Yesterday, the Tennessee Department of Revenue issued Letter Ruling #13-21. In the Letter Ruling, the Department considered the taxability of three distinct transactions.
The first two scenarios involve demonstrations of software. The Ruling concludes that when a taxpayer creates a “virtual lab” for testing and demonstration purposes, whereby it loads full-version software or a trial version of that software (for which it has a license) either on it OR its customer’s hardware, any charge relating to the same is not subject to Tennessee sales and use tax. The key factor in both of these instances was that there was no actual transfer of any license to use the software, and that a transfer of the same would be necessary to create a taxable sale. Moreover, the Ruling provides that creating a “virtual lab” under either of these scenarios would not fall within any definition of a taxable service.
This Ruling is most notable, perhaps, for its conclusion involving a third scenario—the sale of digital back up services. Here, the taxpayer backs up the customer’s data to the taxpayer’s servers—and, as the Ruling notes—it does so by creating a copy (digital) that it will provide to the customer upon request.
Tennessee has not been a state to shy away from the consideration of the taxability of electronic and cloud-based services (e.g., electronic data backup, which might be characterized as “cloud computing”). In a series of prior guidance, the Department has maintained a consistent position that access to data or software or charge for storage or retrieval of the same is not taxable:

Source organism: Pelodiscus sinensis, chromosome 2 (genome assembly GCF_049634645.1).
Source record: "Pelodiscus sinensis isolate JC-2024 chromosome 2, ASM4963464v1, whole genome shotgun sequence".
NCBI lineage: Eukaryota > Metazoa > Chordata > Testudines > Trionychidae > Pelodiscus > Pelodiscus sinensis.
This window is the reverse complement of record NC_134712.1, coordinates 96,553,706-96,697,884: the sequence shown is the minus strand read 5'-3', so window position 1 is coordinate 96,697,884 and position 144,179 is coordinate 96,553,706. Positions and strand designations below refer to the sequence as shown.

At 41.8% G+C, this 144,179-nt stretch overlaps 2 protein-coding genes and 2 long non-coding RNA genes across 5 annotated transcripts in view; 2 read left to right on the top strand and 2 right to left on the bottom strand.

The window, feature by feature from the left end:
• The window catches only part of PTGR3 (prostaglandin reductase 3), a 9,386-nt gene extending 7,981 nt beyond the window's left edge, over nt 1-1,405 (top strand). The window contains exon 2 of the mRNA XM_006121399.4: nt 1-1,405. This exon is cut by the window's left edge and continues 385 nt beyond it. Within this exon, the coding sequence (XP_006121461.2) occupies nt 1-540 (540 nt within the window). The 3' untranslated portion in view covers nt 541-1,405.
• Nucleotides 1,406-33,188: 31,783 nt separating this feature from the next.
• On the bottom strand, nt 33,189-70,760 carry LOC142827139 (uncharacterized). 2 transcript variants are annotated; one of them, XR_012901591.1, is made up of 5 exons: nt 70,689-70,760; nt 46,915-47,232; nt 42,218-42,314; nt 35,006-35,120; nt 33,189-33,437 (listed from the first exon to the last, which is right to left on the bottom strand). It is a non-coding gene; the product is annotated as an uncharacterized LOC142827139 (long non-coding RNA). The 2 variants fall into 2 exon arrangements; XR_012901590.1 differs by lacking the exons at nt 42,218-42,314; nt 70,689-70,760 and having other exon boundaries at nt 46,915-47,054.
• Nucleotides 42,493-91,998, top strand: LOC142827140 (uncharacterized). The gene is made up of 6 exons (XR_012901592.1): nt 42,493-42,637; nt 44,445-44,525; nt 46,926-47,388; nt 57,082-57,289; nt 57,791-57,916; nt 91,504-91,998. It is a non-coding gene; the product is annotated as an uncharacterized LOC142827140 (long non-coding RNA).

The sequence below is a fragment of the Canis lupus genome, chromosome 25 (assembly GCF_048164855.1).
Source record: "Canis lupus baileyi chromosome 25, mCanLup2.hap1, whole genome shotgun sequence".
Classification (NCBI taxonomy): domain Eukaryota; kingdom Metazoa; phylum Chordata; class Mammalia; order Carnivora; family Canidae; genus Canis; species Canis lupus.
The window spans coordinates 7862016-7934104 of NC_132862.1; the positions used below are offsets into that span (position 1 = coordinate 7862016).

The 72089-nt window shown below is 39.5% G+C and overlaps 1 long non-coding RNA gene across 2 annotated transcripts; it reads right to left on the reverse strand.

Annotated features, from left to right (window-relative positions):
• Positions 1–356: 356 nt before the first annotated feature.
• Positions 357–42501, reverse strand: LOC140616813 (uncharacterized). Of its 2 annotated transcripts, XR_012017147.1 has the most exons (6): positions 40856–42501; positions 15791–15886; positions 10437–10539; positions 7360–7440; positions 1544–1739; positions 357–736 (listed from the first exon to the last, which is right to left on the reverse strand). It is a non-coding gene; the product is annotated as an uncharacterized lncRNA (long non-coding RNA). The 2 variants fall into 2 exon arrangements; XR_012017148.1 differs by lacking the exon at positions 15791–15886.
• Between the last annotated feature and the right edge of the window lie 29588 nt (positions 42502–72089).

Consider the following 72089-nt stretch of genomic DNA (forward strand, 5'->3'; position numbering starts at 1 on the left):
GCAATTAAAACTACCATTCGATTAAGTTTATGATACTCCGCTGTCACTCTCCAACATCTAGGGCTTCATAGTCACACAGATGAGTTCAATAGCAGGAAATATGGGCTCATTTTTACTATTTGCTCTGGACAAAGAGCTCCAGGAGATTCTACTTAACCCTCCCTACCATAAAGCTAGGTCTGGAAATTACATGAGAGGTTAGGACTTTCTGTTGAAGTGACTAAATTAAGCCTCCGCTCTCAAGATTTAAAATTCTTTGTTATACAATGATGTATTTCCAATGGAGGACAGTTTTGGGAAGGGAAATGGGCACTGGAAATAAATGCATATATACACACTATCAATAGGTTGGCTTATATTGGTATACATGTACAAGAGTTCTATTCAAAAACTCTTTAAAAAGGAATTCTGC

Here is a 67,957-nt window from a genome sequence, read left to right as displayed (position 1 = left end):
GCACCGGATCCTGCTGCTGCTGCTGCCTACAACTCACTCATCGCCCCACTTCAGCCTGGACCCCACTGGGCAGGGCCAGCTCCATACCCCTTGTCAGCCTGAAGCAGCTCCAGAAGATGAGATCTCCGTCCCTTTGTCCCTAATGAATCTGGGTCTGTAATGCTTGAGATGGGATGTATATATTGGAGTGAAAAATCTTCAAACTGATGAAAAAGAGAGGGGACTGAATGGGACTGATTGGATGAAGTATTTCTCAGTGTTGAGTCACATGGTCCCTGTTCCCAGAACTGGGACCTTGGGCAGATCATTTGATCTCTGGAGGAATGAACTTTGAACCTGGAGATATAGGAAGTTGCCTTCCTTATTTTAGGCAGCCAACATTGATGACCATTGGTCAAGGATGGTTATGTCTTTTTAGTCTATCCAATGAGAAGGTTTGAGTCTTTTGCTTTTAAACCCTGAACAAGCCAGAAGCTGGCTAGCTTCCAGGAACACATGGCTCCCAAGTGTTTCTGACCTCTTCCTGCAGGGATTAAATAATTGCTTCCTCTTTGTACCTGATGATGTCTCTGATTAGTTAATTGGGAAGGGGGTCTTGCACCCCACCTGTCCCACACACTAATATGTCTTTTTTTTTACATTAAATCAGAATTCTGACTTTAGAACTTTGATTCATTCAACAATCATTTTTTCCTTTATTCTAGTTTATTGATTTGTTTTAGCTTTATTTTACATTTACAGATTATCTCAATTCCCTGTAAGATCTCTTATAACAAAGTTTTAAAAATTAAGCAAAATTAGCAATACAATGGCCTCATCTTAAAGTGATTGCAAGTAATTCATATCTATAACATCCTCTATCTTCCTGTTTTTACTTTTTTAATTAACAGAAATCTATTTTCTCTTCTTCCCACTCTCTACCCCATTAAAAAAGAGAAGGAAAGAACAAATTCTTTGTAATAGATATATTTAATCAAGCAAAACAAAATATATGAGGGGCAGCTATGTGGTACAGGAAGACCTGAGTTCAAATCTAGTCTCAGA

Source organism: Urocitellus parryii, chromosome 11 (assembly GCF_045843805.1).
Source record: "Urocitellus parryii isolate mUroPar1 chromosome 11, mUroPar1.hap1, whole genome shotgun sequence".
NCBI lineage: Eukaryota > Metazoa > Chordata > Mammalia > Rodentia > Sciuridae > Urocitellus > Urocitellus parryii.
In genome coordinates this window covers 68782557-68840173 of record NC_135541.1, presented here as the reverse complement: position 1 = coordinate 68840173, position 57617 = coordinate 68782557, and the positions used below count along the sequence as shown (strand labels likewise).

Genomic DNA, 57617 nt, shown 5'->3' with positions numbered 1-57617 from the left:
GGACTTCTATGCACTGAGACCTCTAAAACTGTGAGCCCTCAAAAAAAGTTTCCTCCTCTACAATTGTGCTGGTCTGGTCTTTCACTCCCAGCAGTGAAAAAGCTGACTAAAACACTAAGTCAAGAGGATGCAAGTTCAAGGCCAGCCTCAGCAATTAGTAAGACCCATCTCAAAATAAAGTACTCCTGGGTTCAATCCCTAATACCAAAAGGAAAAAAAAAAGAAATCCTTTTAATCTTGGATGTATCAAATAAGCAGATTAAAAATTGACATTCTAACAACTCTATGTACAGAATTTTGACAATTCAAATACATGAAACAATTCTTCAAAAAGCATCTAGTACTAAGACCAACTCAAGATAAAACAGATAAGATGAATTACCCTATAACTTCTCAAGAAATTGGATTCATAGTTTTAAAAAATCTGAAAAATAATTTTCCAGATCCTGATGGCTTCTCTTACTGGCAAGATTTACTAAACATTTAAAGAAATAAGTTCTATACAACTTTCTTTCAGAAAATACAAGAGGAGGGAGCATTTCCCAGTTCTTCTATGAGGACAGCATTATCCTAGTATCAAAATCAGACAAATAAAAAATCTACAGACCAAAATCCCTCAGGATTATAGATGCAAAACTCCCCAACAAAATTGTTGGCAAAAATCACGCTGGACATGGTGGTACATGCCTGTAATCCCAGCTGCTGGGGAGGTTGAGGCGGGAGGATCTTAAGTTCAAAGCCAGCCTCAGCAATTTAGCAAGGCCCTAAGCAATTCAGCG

-Fee for access to software = not taxable.
-Charge for data storage and retrieval = not taxable.
-Fee for access to software housed outside of Tennessee = not taxable.
The reasons? No transfer of title, control or possession of the software, which is required under Tennessee’s sales tax laws. Letter Ruling #13-21 re-affirms this conclusion, providing that data backup does not involve the transfer or possession of title and that data backup is not a taxable service. Thus, taxpayers questioning the taxability of their cloud-based products or software services to Tennessee customers have yet another source for guidance: the key, it seems, is a transfer title or possession of TPP. Without this, and barring the provision of an enumerated, taxable service, the outlook for cloud taxability questions remains clear.